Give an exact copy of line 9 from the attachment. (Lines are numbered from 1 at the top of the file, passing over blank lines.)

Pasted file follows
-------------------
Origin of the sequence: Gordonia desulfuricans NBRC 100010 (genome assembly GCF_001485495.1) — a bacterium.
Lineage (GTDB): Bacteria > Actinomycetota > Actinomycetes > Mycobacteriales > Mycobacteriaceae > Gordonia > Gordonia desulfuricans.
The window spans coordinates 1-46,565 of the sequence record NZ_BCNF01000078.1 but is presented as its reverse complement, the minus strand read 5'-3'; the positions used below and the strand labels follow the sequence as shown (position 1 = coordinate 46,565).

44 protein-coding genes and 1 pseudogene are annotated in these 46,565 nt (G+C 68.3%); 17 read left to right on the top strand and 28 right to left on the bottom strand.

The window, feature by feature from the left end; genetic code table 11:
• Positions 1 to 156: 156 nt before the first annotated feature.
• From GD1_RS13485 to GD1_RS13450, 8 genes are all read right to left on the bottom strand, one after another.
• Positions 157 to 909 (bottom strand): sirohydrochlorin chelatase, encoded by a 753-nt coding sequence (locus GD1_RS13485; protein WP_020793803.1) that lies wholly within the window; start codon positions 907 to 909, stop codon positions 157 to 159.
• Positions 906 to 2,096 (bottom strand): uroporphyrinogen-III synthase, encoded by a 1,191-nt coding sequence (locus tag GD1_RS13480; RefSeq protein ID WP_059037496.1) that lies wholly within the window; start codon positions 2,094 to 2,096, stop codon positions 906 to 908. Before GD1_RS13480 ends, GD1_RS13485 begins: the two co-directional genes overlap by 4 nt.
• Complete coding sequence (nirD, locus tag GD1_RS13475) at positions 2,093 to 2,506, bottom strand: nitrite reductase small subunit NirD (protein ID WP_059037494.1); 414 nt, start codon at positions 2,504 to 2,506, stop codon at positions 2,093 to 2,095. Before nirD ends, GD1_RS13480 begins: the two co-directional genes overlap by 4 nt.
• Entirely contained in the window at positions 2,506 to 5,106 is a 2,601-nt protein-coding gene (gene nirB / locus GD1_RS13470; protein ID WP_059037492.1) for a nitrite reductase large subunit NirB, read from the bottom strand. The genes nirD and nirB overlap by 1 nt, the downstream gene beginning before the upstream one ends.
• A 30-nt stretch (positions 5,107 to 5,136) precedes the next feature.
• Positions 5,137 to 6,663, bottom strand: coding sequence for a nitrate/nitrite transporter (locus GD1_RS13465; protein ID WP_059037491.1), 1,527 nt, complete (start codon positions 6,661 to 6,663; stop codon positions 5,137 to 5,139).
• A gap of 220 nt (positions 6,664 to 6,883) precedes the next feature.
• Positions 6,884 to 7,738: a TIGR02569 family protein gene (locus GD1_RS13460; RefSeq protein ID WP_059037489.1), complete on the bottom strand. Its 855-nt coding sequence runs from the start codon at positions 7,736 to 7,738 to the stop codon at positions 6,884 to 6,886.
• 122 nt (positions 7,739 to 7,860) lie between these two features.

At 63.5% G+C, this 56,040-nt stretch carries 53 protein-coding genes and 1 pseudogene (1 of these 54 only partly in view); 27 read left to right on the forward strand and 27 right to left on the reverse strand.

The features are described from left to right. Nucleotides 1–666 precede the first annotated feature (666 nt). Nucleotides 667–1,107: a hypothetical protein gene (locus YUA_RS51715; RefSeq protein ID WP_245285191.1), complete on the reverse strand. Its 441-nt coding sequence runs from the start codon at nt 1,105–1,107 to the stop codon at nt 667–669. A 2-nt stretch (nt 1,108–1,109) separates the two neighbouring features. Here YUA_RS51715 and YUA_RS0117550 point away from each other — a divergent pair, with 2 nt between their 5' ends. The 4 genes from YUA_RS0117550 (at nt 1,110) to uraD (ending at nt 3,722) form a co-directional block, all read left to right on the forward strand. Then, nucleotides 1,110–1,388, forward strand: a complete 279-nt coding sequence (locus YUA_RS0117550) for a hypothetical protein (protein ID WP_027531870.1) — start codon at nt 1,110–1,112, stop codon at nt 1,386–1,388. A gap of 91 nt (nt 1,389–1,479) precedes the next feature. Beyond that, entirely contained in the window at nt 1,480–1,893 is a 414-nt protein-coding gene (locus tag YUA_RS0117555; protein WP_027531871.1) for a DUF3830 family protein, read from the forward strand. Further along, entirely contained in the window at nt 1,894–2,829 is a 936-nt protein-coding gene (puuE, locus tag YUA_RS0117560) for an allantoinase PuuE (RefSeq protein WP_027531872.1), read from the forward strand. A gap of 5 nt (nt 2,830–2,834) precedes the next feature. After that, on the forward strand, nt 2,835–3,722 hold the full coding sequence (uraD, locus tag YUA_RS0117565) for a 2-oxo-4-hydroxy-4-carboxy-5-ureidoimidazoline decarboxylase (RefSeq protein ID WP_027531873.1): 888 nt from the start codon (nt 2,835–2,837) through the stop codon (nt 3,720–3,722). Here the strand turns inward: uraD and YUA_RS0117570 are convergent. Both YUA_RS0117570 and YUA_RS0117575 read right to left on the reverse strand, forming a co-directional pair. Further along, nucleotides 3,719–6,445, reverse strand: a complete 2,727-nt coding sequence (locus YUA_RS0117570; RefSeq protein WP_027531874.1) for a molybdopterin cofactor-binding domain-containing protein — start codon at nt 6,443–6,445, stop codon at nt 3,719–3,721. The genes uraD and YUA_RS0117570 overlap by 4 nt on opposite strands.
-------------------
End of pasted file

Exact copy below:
• Positions 906 to 2,096 (bottom strand): uroporphyrinogen-III synthase, encoded by a 1,191-nt coding sequence (locus tag GD1_RS13480; RefSeq protein ID WP_059037496.1) that lies wholly within the window; start codon positions 2,094 to 2,096, stop codon positions 906 to 908. Before GD1_RS13480 ends, GD1_RS13485 begins: the two co-directional genes overlap by 4 nt.